The PAC report says the transfer of funds was unauthorised and irregular, the expenditure unexplained and unaccounted for. The man withdrawing the Sh2.85 billion had no authority to do so. Confidential expenditure of this kind was the reserve of the NIS, CID and GSU. Yet this individual singularly generated, examined, approved and made the withdrawals. On February 26, 2013 alone, he withdrew Sh130 million. On his own, good people! The Office of the President gave him a certificate of clearance. Yet nobody knows what he did with your money! Now consider that this man has since been transferred to the Ministry of Industrialisation. But he has defied the transfer and remains in the Office of the President. You get?
There are several dozens of shocking details in these reports. Hopefully those with more space than I have will pick them up and tell Kenyans what they need to know about corruption, instead of the misleading red herring of suspension of the activities of the PAC. Just to give you two more tips of this horrendous iceberg – on May 23, 2011 a contract was awarded to build a workshop and a petrol station at State House, Nairobi. The contract cost was Sh105 million. The project, however, stalled in less than a month. It has never moved since. By June 2013, the contractor had been paid Sh88.8 million.
Elsewhere, the Government irregularly single-sourced buying of 300 residential units in 2012, for Sh1.3 billion. Only one vendor, a senior Government official, was invited to bid. The vendor also determined the value and price of the houses. Afterwards the Ministry of Lands also valued the houses. It confirmed the value as Sh1.3 billion. But even if we assume this was indeed the correct value, we are disturbed that the area of the houses was exaggerated. It was overstated by 228 square metres. The net effect was that the taxpayer lost an extra Sh30.19 million, paid for non-existent space.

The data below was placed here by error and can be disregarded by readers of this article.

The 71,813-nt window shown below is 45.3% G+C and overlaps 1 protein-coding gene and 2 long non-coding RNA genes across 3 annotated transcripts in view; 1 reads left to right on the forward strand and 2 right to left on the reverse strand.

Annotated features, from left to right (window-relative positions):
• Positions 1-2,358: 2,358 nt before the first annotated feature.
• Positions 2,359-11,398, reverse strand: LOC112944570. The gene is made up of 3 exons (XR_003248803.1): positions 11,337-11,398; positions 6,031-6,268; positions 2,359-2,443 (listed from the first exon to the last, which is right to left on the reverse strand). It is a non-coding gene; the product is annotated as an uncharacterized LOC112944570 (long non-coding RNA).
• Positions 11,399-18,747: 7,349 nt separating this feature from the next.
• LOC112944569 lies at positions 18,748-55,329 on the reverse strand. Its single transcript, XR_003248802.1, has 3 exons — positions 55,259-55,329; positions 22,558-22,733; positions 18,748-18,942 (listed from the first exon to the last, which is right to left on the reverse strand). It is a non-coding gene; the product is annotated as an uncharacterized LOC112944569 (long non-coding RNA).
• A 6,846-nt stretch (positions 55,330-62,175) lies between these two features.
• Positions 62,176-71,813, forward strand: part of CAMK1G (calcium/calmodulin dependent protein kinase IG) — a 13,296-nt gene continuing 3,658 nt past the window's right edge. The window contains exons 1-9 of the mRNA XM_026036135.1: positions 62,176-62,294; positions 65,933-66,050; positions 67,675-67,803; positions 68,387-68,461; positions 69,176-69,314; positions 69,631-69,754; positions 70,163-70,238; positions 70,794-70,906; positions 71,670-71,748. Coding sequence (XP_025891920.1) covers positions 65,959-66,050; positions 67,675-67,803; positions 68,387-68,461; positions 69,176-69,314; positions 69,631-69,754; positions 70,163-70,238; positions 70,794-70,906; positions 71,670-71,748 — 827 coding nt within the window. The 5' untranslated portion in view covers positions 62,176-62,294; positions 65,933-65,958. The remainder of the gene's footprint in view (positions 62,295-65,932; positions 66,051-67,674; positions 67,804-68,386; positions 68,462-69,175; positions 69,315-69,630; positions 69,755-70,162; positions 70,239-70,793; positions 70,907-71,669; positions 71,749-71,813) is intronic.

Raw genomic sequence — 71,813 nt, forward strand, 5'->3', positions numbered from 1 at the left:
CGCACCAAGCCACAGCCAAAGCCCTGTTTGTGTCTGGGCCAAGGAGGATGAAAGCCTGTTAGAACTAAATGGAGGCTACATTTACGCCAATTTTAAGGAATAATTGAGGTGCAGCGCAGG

This is a plea to young journalists, and especially parliamentary reporters and writers. You are letting down your profession and your country. The house is on fire. Instead of doing something useful about it, you are running helter-skelter after cockroaches and rats, escaping from the house. These reports have been tabled and adopted by the National Assembly. I don’t know the truth about who took which bribe from whom. But I know the PAC has cleared a backlog of public accounts for three financial years, with two years inherited from the 10th Parliament.
Forget about the little I have shared with you here. These reports are damning. Please tell Kenyans what is happening to their taxes. Don’t mislead them by following useless diversions and sundry red herrings. Tell Kenyans we have enough wealth to make us all lead comfortable, wholesome and healthy lives. This is if we can face the facts, round up the thieves and send them to eat the bread of sorrow and drink the water of affliction in jail.
BY BARRACK MULUKA